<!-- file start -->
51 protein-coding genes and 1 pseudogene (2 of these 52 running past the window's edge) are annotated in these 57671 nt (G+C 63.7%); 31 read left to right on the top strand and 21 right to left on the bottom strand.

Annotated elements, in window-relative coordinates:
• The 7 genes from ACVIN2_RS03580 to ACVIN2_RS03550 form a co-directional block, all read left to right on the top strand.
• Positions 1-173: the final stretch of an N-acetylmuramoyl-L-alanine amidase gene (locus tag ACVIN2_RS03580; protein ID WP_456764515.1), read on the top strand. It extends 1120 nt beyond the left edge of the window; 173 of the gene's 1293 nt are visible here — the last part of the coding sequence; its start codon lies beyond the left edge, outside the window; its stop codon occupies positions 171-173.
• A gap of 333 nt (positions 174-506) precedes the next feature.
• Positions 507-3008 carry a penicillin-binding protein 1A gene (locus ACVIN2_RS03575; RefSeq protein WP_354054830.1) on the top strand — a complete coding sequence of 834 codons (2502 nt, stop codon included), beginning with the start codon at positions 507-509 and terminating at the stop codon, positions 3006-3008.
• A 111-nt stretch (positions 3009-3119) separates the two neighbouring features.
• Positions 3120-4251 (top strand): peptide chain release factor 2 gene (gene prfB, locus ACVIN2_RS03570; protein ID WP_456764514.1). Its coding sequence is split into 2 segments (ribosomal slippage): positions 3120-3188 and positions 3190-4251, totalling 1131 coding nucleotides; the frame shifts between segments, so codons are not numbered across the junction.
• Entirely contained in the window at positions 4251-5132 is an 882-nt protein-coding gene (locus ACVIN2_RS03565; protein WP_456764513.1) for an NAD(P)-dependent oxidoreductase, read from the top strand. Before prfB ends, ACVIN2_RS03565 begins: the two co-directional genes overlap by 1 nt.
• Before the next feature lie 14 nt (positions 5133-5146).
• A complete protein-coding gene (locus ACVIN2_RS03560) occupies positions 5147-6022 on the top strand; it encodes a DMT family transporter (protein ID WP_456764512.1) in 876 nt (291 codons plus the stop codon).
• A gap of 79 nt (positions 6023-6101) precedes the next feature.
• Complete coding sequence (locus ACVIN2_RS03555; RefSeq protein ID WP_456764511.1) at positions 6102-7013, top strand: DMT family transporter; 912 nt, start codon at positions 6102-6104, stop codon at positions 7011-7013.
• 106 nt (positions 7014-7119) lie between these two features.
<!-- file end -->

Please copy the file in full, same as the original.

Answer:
51 protein-coding genes and 1 pseudogene (2 of these 52 running past the window's edge) are annotated in these 57671 nt (G+C 63.7%); 31 read left to right on the top strand and 21 right to left on the bottom strand.

Annotated elements, in window-relative coordinates:
• The 7 genes from ACVIN2_RS03580 to ACVIN2_RS03550 form a co-directional block, all read left to right on the top strand.
• Positions 1-173: the final stretch of an N-acetylmuramoyl-L-alanine amidase gene (locus tag ACVIN2_RS03580; protein ID WP_456764515.1), read on the top strand. It extends 1120 nt beyond the left edge of the window; 173 of the gene's 1293 nt are visible here — the last part of the coding sequence; its start codon lies beyond the left edge, outside the window; its stop codon occupies positions 171-173.
• A gap of 333 nt (positions 174-506) precedes the next feature.
• Positions 507-3008 carry a penicillin-binding protein 1A gene (locus ACVIN2_RS03575; RefSeq protein WP_354054830.1) on the top strand — a complete coding sequence of 834 codons (2502 nt, stop codon included), beginning with the start codon at positions 507-509 and terminating at the stop codon, positions 3006-3008.
• A 111-nt stretch (positions 3009-3119) separates the two neighbouring features.
• Positions 3120-4251 (top strand): peptide chain release factor 2 gene (gene prfB, locus ACVIN2_RS03570; protein ID WP_456764514.1). Its coding sequence is split into 2 segments (ribosomal slippage): positions 3120-3188 and positions 3190-4251, totalling 1131 coding nucleotides; the frame shifts between segments, so codons are not numbered across the junction.
• Entirely contained in the window at positions 4251-5132 is an 882-nt protein-coding gene (locus ACVIN2_RS03565; protein WP_456764513.1) for an NAD(P)-dependent oxidoreductase, read from the top strand. Before prfB ends, ACVIN2_RS03565 begins: the two co-directional genes overlap by 1 nt.
• Before the next feature lie 14 nt (positions 5133-5146).
• A complete protein-coding gene (locus ACVIN2_RS03560) occupies positions 5147-6022 on the top strand; it encodes a DMT family transporter (protein ID WP_456764512.1) in 876 nt (291 codons plus the stop codon).
• A gap of 79 nt (positions 6023-6101) precedes the next feature.
• Complete coding sequence (locus ACVIN2_RS03555; RefSeq protein ID WP_456764511.1) at positions 6102-7013, top strand: DMT family transporter; 912 nt, start codon at positions 6102-6104, stop codon at positions 7011-7013.
• 106 nt (positions 7014-7119) lie between these two features.